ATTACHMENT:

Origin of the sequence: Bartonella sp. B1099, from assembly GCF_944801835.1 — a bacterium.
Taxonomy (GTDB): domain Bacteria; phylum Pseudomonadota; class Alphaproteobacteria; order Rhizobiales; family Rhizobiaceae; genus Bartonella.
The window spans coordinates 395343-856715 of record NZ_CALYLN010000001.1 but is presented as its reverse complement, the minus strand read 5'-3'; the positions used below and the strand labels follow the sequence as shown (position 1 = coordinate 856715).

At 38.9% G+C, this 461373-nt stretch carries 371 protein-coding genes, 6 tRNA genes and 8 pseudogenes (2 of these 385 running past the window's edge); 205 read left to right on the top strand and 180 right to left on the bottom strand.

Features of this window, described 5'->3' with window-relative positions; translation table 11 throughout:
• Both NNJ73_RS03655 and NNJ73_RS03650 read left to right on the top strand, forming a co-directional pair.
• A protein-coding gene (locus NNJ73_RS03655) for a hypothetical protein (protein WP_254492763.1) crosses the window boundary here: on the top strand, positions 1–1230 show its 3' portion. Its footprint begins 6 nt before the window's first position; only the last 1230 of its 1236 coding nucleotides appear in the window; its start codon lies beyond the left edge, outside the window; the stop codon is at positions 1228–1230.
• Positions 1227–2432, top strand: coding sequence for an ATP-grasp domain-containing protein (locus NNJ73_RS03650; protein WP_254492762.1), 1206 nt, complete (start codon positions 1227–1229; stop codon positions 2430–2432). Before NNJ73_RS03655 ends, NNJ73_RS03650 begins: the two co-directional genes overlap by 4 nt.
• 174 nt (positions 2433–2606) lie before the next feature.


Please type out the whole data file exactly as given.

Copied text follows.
Origin of the sequence: Bartonella sp. B1099, from assembly GCF_944801835.1 — a bacterium.
Taxonomy (GTDB): domain Bacteria; phylum Pseudomonadota; class Alphaproteobacteria; order Rhizobiales; family Rhizobiaceae; genus Bartonella.
The window spans coordinates 395343-856715 of record NZ_CALYLN010000001.1 but is presented as its reverse complement, the minus strand read 5'-3'; the positions used below and the strand labels follow the sequence as shown (position 1 = coordinate 856715).

At 38.9% G+C, this 461373-nt stretch carries 371 protein-coding genes, 6 tRNA genes and 8 pseudogenes (2 of these 385 running past the window's edge); 205 read left to right on the top strand and 180 right to left on the bottom strand.

Features of this window, described 5'->3' with window-relative positions; translation table 11 throughout:
• Both NNJ73_RS03655 and NNJ73_RS03650 read left to right on the top strand, forming a co-directional pair.
• A protein-coding gene (locus NNJ73_RS03655) for a hypothetical protein (protein WP_254492763.1) crosses the window boundary here: on the top strand, positions 1–1230 show its 3' portion. Its footprint begins 6 nt before the window's first position; only the last 1230 of its 1236 coding nucleotides appear in the window; its start codon lies beyond the left edge, outside the window; the stop codon is at positions 1228–1230.
• Positions 1227–2432, top strand: coding sequence for an ATP-grasp domain-containing protein (locus NNJ73_RS03650; protein WP_254492762.1), 1206 nt, complete (start codon positions 1227–1229; stop codon positions 2430–2432). Before NNJ73_RS03655 ends, NNJ73_RS03650 begins: the two co-directional genes overlap by 4 nt.
• 174 nt (positions 2433–2606) lie before the next feature.